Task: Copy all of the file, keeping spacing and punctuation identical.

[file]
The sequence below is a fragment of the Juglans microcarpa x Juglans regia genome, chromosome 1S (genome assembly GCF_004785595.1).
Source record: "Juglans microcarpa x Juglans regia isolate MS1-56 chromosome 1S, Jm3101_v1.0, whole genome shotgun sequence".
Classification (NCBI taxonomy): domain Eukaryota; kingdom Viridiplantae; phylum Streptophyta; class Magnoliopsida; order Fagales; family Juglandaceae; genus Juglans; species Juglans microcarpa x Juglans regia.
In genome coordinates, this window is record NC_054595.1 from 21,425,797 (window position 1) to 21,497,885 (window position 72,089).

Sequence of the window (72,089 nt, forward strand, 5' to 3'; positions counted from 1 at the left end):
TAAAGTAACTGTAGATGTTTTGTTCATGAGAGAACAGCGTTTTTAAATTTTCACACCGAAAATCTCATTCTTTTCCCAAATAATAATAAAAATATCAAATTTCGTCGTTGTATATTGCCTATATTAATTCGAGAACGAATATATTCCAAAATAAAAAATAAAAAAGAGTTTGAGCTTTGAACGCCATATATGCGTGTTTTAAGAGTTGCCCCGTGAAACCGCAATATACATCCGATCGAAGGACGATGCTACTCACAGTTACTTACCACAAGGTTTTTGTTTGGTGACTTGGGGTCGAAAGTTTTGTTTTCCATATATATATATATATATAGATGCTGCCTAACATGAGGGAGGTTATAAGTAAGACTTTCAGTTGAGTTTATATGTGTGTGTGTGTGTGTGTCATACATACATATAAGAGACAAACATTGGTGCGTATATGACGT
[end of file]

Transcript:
The sequence below is a fragment of the Juglans microcarpa x Juglans regia genome, chromosome 1S (genome assembly GCF_004785595.1).
Source record: "Juglans microcarpa x Juglans regia isolate MS1-56 chromosome 1S, Jm3101_v1.0, whole genome shotgun sequence".
Classification (NCBI taxonomy): domain Eukaryota; kingdom Viridiplantae; phylum Streptophyta; class Magnoliopsida; order Fagales; family Juglandaceae; genus Juglans; species Juglans microcarpa x Juglans regia.
In genome coordinates, this window is record NC_054595.1 from 21,425,797 (window position 1) to 21,497,885 (window position 72,089).

Sequence of the window (72,089 nt, forward strand, 5' to 3'; positions counted from 1 at the left end):
TAAAGTAACTGTAGATGTTTTGTTCATGAGAGAACAGCGTTTTTAAATTTTCACACCGAAAATCTCATTCTTTTCCCAAATAATAATAAAAATATCAAATTTCGTCGTTGTATATTGCCTATATTAATTCGAGAACGAATATATTCCAAAATAAAAAATAAAAAAGAGTTTGAGCTTTGAACGCCATATATGCGTGTTTTAAGAGTTGCCCCGTGAAACCGCAATATACATCCGATCGAAGGACGATGCTACTCACAGTTACTTACCACAAGGTTTTTGTTTGGTGACTTGGGGTCGAAAGTTTTGTTTTCCATATATATATATATATATAGATGCTGCCTAACATGAGGGAGGTTATAAGTAAGACTTTCAGTTGAGTTTATATGTGTGTGTGTGTGTGTGTCATACATACATATAAGAGACAAACATTGGTGCGTATATGACGT